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flyingboz

SetError() Possible Bug

5 posts in this topic

Posting here per the bug report guidelines before opening a possible bug report.

Per the docs, SetError now supports two additonal optional params, @extended and return value. Hooray!

However, the return value appears to have no effect. In my tests (3.2.0.1 and 3.2.1.12) the returned value is always zero.

Obviously, I can add a return line to the function and return a result, without destroying @error and @extended,

but the entire purpose of overloading SetError to support returning a value from a function is so that one doesn't have to do that.

Sample code to reproduce :

$c = 0 
While 1
    $c +=1
    $result = ce()
                ConsoleWrite (StringFormat('%s\t%s\t%s\n',$result, @error,@extended))
    If $c = 100 Then Exit
    WEnd
    
    Func ce()
        SetError(Random(0,9,1),Random(0,99,1),Random(0,999,1))
    EndFunc

Reading the help file before you post... Not only will it make you look smarter, it will make you smarter.

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#2 ·  Posted (edited)

Uhhh, hello? You still have to return the value. All specifying a return value for SetError() does is change what SetError() itself returns. It's not magically breaking the language rules and altering what the UDF will return. You still have to use the Return keyword to actually get that value out of the function:

$c = 0
While 1
    $c +=1
    $result = ce()
    ConsoleWrite (StringFormat('%s\t%s\t%s\n',$result, @error,@extended))
    If $c = 100 Then Exit
WEnd

Func ce()
    Return SetError(Random(0,9,1),Random(0,99,1),Random(0,999,1))
EndFunc
Edited by Valik
Clarity

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Valik, thanks for your succint reply.

I would suggest that the docs be clarified to read:

Return Value

By default, none, however if the optional return value argument is passed, then SetError() will return that value.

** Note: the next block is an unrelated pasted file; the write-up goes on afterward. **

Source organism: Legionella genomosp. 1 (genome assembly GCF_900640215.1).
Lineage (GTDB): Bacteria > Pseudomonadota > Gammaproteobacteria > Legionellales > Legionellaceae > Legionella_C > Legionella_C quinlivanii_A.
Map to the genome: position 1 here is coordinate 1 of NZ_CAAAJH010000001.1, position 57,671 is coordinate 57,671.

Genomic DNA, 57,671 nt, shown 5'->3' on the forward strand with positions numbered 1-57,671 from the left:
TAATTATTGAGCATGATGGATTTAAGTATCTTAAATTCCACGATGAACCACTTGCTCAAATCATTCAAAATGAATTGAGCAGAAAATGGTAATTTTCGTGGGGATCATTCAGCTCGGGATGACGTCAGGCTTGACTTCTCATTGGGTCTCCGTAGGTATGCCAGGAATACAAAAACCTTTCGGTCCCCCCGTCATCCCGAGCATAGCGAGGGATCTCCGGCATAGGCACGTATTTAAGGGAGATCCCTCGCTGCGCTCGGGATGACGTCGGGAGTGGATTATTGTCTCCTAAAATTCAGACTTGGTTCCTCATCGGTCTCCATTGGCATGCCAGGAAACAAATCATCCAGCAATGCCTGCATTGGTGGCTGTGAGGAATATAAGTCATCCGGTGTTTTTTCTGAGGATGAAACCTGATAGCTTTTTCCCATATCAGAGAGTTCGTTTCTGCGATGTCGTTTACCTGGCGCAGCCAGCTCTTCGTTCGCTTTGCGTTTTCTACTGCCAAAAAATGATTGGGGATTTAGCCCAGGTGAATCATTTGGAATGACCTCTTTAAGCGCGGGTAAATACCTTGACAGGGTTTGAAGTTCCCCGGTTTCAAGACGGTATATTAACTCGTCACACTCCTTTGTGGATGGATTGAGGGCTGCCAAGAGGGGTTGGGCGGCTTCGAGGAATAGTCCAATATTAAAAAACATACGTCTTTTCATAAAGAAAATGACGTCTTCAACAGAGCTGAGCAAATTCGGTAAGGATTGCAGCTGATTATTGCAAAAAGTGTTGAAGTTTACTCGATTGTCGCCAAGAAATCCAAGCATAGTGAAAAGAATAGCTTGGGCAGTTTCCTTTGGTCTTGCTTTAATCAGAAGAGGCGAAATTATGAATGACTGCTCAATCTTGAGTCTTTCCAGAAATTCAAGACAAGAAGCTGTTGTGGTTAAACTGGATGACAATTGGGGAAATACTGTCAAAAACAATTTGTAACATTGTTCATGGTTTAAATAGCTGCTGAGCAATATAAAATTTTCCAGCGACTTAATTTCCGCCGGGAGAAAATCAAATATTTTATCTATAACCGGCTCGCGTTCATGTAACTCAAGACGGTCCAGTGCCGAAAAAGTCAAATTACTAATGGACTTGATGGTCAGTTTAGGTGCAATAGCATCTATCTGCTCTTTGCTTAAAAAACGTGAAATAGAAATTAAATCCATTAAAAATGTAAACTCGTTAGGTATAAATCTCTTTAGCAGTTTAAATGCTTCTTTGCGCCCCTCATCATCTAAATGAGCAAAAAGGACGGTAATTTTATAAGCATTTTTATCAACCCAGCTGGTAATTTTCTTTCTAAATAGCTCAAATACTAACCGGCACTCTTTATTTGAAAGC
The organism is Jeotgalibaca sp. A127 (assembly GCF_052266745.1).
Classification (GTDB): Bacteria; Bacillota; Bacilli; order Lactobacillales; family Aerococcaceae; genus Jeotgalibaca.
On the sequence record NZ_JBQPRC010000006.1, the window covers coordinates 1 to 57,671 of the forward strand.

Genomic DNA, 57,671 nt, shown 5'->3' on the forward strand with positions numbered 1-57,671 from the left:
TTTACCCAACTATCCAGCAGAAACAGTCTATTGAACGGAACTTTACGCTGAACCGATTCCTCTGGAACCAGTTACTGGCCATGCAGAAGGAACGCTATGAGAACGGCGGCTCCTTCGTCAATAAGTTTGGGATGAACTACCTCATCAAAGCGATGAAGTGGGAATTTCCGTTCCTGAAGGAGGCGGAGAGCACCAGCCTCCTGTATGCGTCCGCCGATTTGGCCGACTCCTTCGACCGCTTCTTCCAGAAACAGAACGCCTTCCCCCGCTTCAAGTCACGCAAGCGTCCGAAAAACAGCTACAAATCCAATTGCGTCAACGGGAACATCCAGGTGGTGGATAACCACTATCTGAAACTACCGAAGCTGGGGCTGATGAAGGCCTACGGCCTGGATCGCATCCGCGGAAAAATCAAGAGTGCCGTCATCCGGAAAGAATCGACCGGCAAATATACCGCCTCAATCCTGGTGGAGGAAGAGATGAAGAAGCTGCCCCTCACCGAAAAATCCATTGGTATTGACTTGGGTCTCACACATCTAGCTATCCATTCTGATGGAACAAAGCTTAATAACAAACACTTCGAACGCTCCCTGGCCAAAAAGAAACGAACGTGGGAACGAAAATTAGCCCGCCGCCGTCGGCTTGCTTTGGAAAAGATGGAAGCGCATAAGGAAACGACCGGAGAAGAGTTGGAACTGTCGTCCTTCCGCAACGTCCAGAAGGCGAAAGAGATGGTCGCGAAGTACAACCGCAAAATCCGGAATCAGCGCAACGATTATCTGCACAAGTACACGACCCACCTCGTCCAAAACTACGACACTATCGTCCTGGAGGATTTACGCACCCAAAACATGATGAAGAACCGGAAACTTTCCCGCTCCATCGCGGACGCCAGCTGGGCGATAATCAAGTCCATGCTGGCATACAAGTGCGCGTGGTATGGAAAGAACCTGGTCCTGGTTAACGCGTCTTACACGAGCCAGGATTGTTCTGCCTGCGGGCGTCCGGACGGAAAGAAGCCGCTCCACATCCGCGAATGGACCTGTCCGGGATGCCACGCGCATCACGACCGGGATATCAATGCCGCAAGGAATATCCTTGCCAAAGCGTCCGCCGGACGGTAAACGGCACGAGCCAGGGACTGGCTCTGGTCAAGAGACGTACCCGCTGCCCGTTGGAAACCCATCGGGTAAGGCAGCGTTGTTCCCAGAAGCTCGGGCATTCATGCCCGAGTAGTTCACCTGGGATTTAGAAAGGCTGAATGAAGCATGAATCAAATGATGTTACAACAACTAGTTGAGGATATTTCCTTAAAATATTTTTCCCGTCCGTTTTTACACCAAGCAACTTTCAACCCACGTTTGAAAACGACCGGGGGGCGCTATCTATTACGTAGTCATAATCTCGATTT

Not thinking that there was a possible use for SetError to return a value, I had hoped that the parser had gotten smart enough to save me a line of code everywhere I wanted to return from a function with a defined return value. That, IMO, would be a useful line saver. One could then write one line of code instead of four everywhere one wanted to return from a function.

if $error_condition then SetError($foo,$bar,$blah)

;instead of:

if $error_condition then 
  SetError($foo,$bar)
  Return $blah
Endif

WRT 'breaking language rules' I would argue that the language rules could be adapted to handle it. We now have one line if statements, the sole purpose of which is reducing the number of lines the programmer has to type. As the parser is smart enough to tell the programmer whether or not the code is currently executing a UDF or not, it would be a relatively simple matter to implement the function as I (in error) thought it had been.


Reading the help file before you post... Not only will it make you look smarter, it will make you smarter.

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I won't do it and I will bitch and bitch until Jon pulls it back out if somebody ever does try to put it in. I am happy with this solution. I hated writing code like you show. Now I write:

If $error_condition Then Return SetError($foo, $bar, $blah)

The only thing you have to do is add the Return keyword. This keeps the feature well within the current rules of the language. It doesn't do any subtle tricks or behind the scenes shenanigans. It does what you want with the only thing being you must explicitly tell it to do so by using the Return keyword. So instead of doing a lot of work to make AutoIt smart enough to save you a line, AutoIt has the capability to save you a line if you are smart enough to use it.

And that is what the documentation says. It mentions that it changes SetError()'s return value, not the return value in general.

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I won't do it and ...RANT...

Excellent alternative syntax. Thank you for the suggestion.

And that is what the documentation says. It mentions that it changes SetError()'s return value, not the return value in general.

You will note I did not say that the documentation was incorrect. I stated that it could be clarified. Particularly when the Remarks section also use the term 'function' to refer to a function other than SetError(). While the documentation here is perfectly clear to you, it was not to me. If you have a <LONG> history of programming in languages that do not allow you to perform such feats as your alternative one line rendition, the meaning is not nearly as clear.

And Valik, thank you for your contributions to au3, acerbic as your comments may be.


Reading the help file before you post... Not only will it make you look smarter, it will make you smarter.

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